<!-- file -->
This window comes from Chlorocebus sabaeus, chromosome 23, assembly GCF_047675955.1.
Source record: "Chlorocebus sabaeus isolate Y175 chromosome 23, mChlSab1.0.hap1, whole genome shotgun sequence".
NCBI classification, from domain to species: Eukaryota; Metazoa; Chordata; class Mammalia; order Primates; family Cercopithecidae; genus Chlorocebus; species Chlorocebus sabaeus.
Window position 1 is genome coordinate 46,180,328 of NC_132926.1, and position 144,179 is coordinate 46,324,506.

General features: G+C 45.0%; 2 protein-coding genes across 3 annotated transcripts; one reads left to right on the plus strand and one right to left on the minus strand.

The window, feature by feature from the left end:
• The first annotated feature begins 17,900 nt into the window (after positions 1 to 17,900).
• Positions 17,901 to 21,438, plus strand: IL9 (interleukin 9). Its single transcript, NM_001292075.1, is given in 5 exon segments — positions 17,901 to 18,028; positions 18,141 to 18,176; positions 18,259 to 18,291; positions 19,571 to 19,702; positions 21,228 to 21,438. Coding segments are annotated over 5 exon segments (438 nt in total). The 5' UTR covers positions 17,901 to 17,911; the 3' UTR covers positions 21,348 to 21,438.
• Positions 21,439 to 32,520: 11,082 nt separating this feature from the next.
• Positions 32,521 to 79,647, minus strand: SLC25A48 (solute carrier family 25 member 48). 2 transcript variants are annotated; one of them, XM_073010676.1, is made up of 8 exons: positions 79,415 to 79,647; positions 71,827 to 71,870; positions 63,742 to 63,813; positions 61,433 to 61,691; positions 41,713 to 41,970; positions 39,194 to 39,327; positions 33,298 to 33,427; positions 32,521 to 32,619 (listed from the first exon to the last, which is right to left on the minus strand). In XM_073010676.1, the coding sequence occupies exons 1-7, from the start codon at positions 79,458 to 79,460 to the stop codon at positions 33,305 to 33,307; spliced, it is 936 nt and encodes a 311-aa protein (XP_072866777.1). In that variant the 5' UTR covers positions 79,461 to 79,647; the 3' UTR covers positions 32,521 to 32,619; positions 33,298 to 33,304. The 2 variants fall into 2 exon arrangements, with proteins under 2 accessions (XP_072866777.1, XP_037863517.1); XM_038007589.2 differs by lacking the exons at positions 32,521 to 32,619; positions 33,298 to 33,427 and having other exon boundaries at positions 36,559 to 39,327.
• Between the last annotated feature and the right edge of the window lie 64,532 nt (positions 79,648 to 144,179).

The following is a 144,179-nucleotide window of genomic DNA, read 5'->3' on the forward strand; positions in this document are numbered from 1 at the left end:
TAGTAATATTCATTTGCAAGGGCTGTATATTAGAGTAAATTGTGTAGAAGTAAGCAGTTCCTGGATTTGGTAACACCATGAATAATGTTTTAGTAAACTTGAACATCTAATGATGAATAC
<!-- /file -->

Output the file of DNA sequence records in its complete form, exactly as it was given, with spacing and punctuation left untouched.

This window comes from Chlorocebus sabaeus, chromosome 23, assembly GCF_047675955.1.
Source record: "Chlorocebus sabaeus isolate Y175 chromosome 23, mChlSab1.0.hap1, whole genome shotgun sequence".
NCBI classification, from domain to species: Eukaryota; Metazoa; Chordata; class Mammalia; order Primates; family Cercopithecidae; genus Chlorocebus; species Chlorocebus sabaeus.
Window position 1 is genome coordinate 46,180,328 of NC_132926.1, and position 144,179 is coordinate 46,324,506.

General features: G+C 45.0%; 2 protein-coding genes across 3 annotated transcripts; one reads left to right on the plus strand and one right to left on the minus strand.

The window, feature by feature from the left end:
• The first annotated feature begins 17,900 nt into the window (after positions 1 to 17,900).
• Positions 17,901 to 21,438, plus strand: IL9 (interleukin 9). Its single transcript, NM_001292075.1, is given in 5 exon segments — positions 17,901 to 18,028; positions 18,141 to 18,176; positions 18,259 to 18,291; positions 19,571 to 19,702; positions 21,228 to 21,438. Coding segments are annotated over 5 exon segments (438 nt in total). The 5' UTR covers positions 17,901 to 17,911; the 3' UTR covers positions 21,348 to 21,438.
• Positions 21,439 to 32,520: 11,082 nt separating this feature from the next.
• Positions 32,521 to 79,647, minus strand: SLC25A48 (solute carrier family 25 member 48). 2 transcript variants are annotated; one of them, XM_073010676.1, is made up of 8 exons: positions 79,415 to 79,647; positions 71,827 to 71,870; positions 63,742 to 63,813; positions 61,433 to 61,691; positions 41,713 to 41,970; positions 39,194 to 39,327; positions 33,298 to 33,427; positions 32,521 to 32,619 (listed from the first exon to the last, which is right to left on the minus strand). In XM_073010676.1, the coding sequence occupies exons 1-7, from the start codon at positions 79,458 to 79,460 to the stop codon at positions 33,305 to 33,307; spliced, it is 936 nt and encodes a 311-aa protein (XP_072866777.1). In that variant the 5' UTR covers positions 79,461 to 79,647; the 3' UTR covers positions 32,521 to 32,619; positions 33,298 to 33,304. The 2 variants fall into 2 exon arrangements, with proteins under 2 accessions (XP_072866777.1, XP_037863517.1); XM_038007589.2 differs by lacking the exons at positions 32,521 to 32,619; positions 33,298 to 33,427 and having other exon boundaries at positions 36,559 to 39,327.
• Between the last annotated feature and the right edge of the window lie 64,532 nt (positions 79,648 to 144,179).

The following is a 144,179-nucleotide window of genomic DNA, read 5'->3' on the forward strand; positions in this document are numbered from 1 at the left end:
TAGTAATATTCATTTGCAAGGGCTGTATATTAGAGTAAATTGTGTAGAAGTAAGCAGTTCCTGGATTTGGTAACACCATGAATAATGTTTTAGTAAACTTGAACATCTAATGATGAATAC